Castellano was content to let the big dark bay lope along toward the back of the field as multiple Grade 1 winner Private Zone drilled the opening splits in :22.42 and :44.92 with Bayern, Pants On Fire, Bay of Plenty and Tamarcuz giving chase. Tonalist, who spoiled California Chrome’s Triple Crown bid last year and unbeaten in three prior starts at Belmont, moved his way up to fourth through 6 furlongs in a razor sharp 1:08.74.

Honor Code was in gear by that point. He picked off rivals while running very wide and in the clear, but still had plenty to do outside in upper stretch. Private Zone didn’t give it up easily, either, and still led outside the furlong grounds just ahead of Tamarkuz and Tonalist. Honor Code was simply too good and his opponents too softened up from their early work to offer any resistance inside the eighth pole and Castellano hand rode him to the wire.

“From the eighth pole I wondered,” McGaughey said. “When he was getting to horses as quick as he was, I saw him get to Tonalist, I knew we had him beat. I thought we were OK at that point. It’s like Javier said, ‘at the eighth pole I ran by them all.’ “

Honor Code is McGaughey’s first winner of the Met Mile in his Hall of Fame career and was his first starter in the race since 2009. He came awfully close to winning in 1989 as the entry of Seeking the Gold and Dancing Spree were outrun in the last few jumps by Proper Reality. He was second in 2003 with Saarland and third with Easy Goer (1990), Our Emblem (1995) and Accelerator (1998).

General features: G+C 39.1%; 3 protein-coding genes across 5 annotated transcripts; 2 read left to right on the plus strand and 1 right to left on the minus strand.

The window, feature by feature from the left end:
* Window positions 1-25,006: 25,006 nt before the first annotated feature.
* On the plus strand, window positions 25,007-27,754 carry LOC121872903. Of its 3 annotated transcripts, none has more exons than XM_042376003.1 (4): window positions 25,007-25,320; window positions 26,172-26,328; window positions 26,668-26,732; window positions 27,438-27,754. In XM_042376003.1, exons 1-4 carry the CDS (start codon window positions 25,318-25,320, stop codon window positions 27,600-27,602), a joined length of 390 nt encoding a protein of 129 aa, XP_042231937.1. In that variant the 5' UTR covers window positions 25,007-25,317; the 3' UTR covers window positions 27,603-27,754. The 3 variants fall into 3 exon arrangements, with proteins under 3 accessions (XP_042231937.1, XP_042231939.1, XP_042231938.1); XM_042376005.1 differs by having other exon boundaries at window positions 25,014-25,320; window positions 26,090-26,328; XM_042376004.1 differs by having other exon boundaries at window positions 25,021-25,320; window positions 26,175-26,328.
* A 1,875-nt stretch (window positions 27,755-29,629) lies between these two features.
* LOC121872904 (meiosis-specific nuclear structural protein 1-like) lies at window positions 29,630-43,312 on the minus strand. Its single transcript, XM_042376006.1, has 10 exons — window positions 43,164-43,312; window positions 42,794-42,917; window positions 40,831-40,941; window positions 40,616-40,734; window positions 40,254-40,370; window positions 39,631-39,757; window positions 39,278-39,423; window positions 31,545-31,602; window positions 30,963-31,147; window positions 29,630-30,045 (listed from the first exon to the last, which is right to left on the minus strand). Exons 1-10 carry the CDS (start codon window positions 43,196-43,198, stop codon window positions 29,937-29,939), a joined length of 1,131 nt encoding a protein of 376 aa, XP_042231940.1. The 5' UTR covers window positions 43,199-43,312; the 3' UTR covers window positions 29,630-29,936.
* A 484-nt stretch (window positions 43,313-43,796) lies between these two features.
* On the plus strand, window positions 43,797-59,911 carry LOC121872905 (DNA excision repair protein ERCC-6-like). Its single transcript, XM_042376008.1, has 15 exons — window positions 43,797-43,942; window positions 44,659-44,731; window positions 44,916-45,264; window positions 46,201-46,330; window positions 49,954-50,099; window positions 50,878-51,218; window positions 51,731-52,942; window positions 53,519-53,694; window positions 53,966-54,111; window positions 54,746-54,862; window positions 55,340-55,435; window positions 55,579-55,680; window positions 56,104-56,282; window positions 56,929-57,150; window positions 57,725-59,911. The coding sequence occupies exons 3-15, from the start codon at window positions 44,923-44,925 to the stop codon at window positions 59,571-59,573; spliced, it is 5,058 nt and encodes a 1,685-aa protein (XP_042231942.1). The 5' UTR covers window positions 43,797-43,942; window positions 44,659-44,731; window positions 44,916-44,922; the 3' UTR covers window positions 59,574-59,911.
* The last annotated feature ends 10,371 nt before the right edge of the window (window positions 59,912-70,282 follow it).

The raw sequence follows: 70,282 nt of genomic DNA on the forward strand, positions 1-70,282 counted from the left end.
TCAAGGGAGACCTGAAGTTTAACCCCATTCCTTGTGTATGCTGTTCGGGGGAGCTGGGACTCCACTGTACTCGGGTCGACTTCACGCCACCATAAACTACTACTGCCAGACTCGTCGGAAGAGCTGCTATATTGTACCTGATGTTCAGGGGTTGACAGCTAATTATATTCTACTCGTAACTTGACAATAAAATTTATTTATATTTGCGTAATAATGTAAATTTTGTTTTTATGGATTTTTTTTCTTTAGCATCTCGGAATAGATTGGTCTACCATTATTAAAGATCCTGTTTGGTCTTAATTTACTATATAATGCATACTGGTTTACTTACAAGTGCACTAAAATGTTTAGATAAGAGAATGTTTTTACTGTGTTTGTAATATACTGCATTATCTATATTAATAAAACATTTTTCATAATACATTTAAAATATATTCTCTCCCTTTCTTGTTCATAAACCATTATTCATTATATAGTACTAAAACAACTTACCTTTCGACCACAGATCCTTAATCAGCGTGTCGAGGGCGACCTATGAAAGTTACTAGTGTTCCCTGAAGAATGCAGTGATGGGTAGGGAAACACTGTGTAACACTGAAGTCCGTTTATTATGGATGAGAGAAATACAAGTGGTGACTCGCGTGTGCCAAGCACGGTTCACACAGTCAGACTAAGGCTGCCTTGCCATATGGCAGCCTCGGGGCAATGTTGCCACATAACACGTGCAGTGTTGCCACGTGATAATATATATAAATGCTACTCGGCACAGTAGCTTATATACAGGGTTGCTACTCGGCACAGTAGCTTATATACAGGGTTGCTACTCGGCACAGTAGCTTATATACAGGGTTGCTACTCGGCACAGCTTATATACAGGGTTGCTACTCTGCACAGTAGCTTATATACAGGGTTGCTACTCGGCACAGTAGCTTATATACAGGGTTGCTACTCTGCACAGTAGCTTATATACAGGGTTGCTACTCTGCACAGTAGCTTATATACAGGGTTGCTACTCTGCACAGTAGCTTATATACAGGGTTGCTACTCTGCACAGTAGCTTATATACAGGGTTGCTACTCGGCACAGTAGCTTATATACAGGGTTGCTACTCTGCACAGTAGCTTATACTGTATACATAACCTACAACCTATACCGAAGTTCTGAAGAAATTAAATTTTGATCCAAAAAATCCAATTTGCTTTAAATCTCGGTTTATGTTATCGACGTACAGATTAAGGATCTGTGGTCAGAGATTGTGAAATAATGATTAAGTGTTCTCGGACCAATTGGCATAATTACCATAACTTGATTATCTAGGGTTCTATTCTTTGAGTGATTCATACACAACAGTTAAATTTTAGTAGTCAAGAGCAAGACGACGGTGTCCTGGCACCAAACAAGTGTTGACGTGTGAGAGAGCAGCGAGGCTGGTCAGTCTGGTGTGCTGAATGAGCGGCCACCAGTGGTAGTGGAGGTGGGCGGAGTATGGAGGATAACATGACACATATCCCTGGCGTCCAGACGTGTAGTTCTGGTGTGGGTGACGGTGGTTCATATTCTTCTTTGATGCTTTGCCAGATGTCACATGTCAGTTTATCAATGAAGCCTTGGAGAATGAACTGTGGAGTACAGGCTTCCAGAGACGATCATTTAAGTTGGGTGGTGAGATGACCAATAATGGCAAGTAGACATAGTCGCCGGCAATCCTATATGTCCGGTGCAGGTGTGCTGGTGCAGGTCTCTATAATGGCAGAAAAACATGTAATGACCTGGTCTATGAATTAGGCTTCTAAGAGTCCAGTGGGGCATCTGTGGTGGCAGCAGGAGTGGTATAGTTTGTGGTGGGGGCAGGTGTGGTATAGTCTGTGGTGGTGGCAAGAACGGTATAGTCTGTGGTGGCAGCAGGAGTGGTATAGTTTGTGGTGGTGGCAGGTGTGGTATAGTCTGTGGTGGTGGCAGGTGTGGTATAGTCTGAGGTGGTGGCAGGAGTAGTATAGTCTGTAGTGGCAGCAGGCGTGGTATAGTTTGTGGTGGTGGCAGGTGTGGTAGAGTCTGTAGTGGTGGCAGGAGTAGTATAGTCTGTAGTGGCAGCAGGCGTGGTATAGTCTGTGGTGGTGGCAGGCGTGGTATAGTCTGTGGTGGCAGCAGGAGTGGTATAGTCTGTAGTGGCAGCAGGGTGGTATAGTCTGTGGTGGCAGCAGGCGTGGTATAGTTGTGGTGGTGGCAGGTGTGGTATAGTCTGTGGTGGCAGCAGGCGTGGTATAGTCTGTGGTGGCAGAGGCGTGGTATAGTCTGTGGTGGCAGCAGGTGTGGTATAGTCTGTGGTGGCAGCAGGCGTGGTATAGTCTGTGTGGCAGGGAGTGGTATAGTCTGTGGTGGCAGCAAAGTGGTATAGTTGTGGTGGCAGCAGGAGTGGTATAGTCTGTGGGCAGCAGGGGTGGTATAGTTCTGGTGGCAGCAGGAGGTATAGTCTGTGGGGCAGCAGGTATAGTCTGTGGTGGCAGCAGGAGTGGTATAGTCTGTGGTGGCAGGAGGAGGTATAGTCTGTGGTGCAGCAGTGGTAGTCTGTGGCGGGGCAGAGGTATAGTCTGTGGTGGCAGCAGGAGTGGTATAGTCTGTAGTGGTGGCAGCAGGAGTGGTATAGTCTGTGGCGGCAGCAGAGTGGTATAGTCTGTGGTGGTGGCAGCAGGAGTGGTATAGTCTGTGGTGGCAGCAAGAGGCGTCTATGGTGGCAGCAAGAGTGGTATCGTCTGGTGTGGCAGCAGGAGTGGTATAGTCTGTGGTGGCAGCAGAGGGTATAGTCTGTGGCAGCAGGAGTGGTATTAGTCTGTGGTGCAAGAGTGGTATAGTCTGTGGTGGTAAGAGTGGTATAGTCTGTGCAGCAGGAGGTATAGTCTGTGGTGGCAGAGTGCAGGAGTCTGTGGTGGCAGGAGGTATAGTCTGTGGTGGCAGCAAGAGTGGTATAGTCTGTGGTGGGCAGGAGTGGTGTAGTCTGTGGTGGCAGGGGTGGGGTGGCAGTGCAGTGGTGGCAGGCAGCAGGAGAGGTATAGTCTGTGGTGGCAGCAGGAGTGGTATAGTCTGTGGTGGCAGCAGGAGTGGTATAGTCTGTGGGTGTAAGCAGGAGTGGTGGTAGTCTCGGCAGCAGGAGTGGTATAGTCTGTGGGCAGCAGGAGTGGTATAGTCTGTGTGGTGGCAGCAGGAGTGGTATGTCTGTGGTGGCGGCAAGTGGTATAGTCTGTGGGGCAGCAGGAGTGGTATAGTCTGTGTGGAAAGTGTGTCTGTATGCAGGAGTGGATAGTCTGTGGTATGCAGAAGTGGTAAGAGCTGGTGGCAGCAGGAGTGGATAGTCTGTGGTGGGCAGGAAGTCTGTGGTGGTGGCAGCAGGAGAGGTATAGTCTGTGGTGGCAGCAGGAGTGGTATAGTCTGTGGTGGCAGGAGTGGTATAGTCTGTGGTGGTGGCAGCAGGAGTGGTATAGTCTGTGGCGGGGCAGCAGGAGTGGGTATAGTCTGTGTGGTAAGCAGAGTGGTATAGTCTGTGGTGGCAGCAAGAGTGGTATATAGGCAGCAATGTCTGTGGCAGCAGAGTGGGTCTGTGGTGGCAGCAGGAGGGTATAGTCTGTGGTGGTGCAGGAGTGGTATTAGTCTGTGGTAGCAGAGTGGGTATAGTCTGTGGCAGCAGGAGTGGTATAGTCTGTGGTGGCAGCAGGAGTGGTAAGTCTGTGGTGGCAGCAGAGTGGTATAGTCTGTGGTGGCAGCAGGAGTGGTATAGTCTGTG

The importance of winning it was not lost on McGaughey.

“It’s a race I’ve held in high esteem for a long time,” he said. “I’ve just been beat in it a couple times and this is a big thrill for me.”

 

Toast this win

Horsemen winning races using Saratoga as either a primary or even secondary base of operations is nothing new, so it comes as no surprise that seven of the winners over the three-day Belmont Stakes Racing Festival spent some time upstate this spring.

Wedding Toast, who made easy work of champion and heavily favored Untapable in the Grade 1 Ogden Phipps, was one of those seven. The 5-year-old daughter of Street Sense won the $1 million Phipps gate-to-wire under Jose Lezcano, defeating Untapable by 5 lengths to get the Grade 1 stakes underway Saturday.

Unlike the other six winners who trained for at least part of the spring over Saratoga’s Oklahoma Training Track before their wins last weekend – a group that includes Grade 1 Knob Creek Manhattan winner Slumber – Wedding Toast was tucked away in the quiet of Darley’s nearby Greentree Training Center. She’s trained by Kiaran McLaughlin, who was quick to credit his team upstate for the work they’ve done this spring with racing’s latest Grade 1 winner.

“My brother Neal and his wife, Trish, up at Saratoga have done a real good job with her. She’s been up there training,” McLaughlin said.